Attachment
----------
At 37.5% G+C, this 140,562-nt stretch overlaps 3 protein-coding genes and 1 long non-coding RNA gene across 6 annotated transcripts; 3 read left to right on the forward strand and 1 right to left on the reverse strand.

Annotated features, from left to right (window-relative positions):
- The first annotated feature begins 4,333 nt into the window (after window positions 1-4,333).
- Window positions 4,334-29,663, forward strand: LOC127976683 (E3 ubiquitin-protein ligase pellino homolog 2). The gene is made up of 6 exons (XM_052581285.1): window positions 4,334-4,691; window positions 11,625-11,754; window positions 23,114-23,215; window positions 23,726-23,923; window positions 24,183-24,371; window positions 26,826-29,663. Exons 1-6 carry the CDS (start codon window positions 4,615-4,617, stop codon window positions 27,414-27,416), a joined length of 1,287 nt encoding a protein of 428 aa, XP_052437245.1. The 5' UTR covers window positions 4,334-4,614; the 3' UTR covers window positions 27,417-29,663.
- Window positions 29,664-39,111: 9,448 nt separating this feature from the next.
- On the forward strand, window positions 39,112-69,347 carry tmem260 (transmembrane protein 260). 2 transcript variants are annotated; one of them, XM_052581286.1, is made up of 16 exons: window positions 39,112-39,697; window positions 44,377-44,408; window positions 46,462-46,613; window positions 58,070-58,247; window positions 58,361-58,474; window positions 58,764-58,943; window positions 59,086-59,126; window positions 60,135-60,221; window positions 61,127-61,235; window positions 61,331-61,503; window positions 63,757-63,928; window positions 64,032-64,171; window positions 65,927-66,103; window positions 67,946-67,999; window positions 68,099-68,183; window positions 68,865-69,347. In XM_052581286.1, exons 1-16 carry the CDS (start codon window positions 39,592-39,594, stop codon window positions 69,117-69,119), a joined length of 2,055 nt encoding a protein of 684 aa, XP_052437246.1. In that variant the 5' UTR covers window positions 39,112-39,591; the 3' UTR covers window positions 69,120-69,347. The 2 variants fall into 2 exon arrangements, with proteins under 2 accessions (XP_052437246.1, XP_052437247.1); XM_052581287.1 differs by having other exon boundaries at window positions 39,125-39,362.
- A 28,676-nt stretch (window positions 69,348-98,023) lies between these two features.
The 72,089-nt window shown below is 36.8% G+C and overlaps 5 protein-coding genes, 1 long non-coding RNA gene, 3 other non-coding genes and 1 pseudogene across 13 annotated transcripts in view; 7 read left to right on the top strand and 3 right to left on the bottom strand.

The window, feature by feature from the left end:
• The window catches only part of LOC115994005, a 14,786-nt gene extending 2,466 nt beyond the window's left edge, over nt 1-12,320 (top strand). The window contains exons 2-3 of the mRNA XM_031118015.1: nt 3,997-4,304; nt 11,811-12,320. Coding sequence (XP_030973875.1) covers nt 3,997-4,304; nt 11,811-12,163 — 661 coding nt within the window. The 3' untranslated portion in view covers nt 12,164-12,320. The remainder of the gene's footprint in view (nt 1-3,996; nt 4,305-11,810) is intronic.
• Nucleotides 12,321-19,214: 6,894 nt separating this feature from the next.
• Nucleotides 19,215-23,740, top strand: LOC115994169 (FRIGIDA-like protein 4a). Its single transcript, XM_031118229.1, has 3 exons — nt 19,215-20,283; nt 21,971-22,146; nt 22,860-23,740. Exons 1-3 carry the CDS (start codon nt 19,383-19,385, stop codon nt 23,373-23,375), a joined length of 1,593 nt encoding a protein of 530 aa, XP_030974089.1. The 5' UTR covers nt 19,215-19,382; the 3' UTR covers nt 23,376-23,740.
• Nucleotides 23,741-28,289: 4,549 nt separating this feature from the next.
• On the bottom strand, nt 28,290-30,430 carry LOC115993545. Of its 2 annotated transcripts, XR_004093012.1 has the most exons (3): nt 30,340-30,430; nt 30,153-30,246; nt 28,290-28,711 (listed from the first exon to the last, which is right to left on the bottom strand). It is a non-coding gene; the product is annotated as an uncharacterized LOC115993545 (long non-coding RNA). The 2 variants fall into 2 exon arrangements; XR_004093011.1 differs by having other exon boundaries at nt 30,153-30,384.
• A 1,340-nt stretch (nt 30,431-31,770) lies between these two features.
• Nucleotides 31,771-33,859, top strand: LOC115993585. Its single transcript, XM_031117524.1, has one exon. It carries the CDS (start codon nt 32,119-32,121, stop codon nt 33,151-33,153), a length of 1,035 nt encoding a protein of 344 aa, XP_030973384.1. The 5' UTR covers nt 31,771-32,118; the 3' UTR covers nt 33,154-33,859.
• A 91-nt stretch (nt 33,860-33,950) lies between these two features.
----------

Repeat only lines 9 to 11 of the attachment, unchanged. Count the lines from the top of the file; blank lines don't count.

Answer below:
The window, feature by feature from the left end:
• The window catches only part of LOC115994005, a 14,786-nt gene extending 2,466 nt beyond the window's left edge, over nt 1-12,320 (top strand). The window contains exons 2-3 of the mRNA XM_031118015.1: nt 3,997-4,304; nt 11,811-12,320. Coding sequence (XP_030973875.1) covers nt 3,997-4,304; nt 11,811-12,163 — 661 coding nt within the window. The 3' untranslated portion in view covers nt 12,164-12,320. The remainder of the gene's footprint in view (nt 1-3,996; nt 4,305-11,810) is intronic.
• Nucleotides 12,321-19,214: 6,894 nt separating this feature from the next.